Worship & other “short” stories

Having been given the task of speaking on the subject of Worship at church, I’ve spent the last few months thinking about the whole subject – what it is, what the Bible says about it, what the church thinks it is and what it means for us.

There is a lot that is said about the subject of Worship – some helpful, some not. And as I’ve looked more at what the Bible says about the topic. the more convinced I am that a lot of our use of the term “worship” is not only unhelpful but seriously wrong, contrary to the Bible’s teaching and very dangerous.

First of all, the term “Worship”. This is often used to describe a time of singing in church (“We’re going to have a time of worship”)- or even church itself (“Worship Service”) I understand the Hebrew and Greek words usually translated as “Worship” are best described as the action of bowing down, or prostrating yourself before God. So, on the surface “Worship” seems like an explicit action of honouring God for who he is – an obvious act that clearly proclaims God’s greatness and that he is deserving of worship. However, all the way through the Old Testament God makes it clear that occasional explicit actions of worship are not enough. In the 10 Commandments (Exodus 20) Israel are called on to worship no one but the Lord God. later in the Law the extent of this worship is clear – it is to be with everything. As the Bible story progresses through Joshua, Judges, 1 & 2 Samuel and 1 & 2 Kings, it becomes clear that the people of God are not giving God the worship he deserves. In the books of Isaiah, Jeremiah, Ezekiel and many of the other prophets we see the people of Israel actively involved in idol worship and yet maintaining the pretense of worshipping the Lord God. (See Isaiah 44 & 46) In Isaiah 29:13, God levels the charge that his people worship him with their lips and yet their hearts are a very long way off!

In Romans 12:1-2, Paul calls on the Roman church to give God the worship he deserves – by giving themselves as a living sacrifice – this is their spiritual worship. it’s clear that like for the people of Israel, that worship is supposed to be a whole of life thing – not something we just do in church. In fact, what we do in church when we sing & meet together should be the outpouring, the symptom of what is going on the rest of the time – a life that glorifies and honours God as he deserves – all the time. Not just a token couple of hours on a Sunday morning or evening.

And so I find the phrase “A time of worship” is extremely unhelpful because there shouldn’t be a time when we don’t worship. Using worship just to describe our singing is to capture what is actually just a very small part of our worship. But even more than that, I can’t help thinking that by using the term “worship” in such a limited way to mean just our singing or our church meeting, aren’t we in danger of our words starting to reflect the reality? Will our worship become just our time of singing and the rest of the week we just fit in with the world around us? Will we fall into the same trap as Israel in Isaiah’s time where our lips give praise to God and yet our hearts are somewhere else completely different?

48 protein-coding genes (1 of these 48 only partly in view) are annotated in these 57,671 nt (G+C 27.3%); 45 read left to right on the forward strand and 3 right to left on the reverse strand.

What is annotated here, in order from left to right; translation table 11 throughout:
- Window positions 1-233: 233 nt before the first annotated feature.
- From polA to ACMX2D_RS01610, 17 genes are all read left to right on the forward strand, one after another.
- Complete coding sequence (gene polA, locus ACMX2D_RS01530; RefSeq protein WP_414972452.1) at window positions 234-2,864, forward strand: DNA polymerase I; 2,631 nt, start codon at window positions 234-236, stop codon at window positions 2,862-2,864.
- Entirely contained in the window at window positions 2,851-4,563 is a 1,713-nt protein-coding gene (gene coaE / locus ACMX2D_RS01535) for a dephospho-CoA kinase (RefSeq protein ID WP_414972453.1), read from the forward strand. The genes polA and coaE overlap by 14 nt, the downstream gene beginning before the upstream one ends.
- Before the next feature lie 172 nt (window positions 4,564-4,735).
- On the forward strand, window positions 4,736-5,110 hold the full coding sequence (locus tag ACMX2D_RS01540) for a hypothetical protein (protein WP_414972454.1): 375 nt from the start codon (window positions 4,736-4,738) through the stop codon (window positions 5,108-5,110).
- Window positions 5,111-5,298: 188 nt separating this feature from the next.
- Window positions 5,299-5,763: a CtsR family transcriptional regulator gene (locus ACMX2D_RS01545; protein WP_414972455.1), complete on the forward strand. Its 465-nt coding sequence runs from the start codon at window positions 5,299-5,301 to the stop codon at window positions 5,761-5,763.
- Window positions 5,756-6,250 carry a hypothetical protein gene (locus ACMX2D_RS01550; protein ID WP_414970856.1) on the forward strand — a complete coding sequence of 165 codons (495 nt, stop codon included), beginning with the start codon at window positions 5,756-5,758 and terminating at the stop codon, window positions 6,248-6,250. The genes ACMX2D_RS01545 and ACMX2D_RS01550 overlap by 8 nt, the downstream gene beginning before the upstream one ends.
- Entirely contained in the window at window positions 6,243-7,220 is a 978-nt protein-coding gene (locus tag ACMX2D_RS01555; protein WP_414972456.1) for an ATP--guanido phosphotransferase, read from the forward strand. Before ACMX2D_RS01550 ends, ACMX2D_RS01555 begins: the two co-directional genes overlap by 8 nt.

Secondly the term “Worship Leader”. This is often used to describe the person who leads a band in church, who usually leads the singing of praises to God in a church meeting and will often link songs together with prayers, thoughts, reading from Scripture. This is a valuable role and if done well and sensitively, it can be a great use of music and reflection to help people worship God through those songs. However, it seems to be a common belief that the role of the “Worship leader” or the “Worship band” is to create an atmosphere where people can draw close to God and worship him. In fact the very term “Worship Leader” carries the assumption that it is their job to lead people to worship God – or even to make Worship of God possible.

Aside from the problems of the assumption that Worship=Music and that someone claiming to be a Worship Leader should really be someone who leads people to worship God all the time – not just for half an hour on a Sunday. The problem is that no human being can make it possible for others to worship God. Of course we can all be encouraging one another to worship God in our day-to-day lives – but there is only one person who makes worship of God possible, who can draw us into God’s presence to worship him. And that is the Lord Jesus Christ. In Romans 1:18-25, Paul describes the heart of sin as a failure to worship God as he deserves and worshipping idols instead. As a result we face his wrath and judgement, we are cut off from God, in Ephesians 2 we are dead, enslaved to sin and so completely unable to worship God. Throughout the book of Hebrews, the writer is at pains to explain how Jesus fulfils the Old Testament – the role of prophet, of priest, of King and of the ultimate perfect sacrifice. In particular Hebrews 9 & 10 makes it clear that Jesus in his role as perfect Great High Priest and perfect once-for-all sacrifice is the one who draws people into God’s presence. Before this, our sinfulness, our uncleanness cuts us off from God – it means we cannot worship God. Christ, by paying the price for our sin, removes this barrier and enables us to come into God’s presence and worship him. Without the death of Jesus we cannot worship God. Jesus (and Jesus alone ) is the one who makes worship possible – he is the one true “Worship Leader.”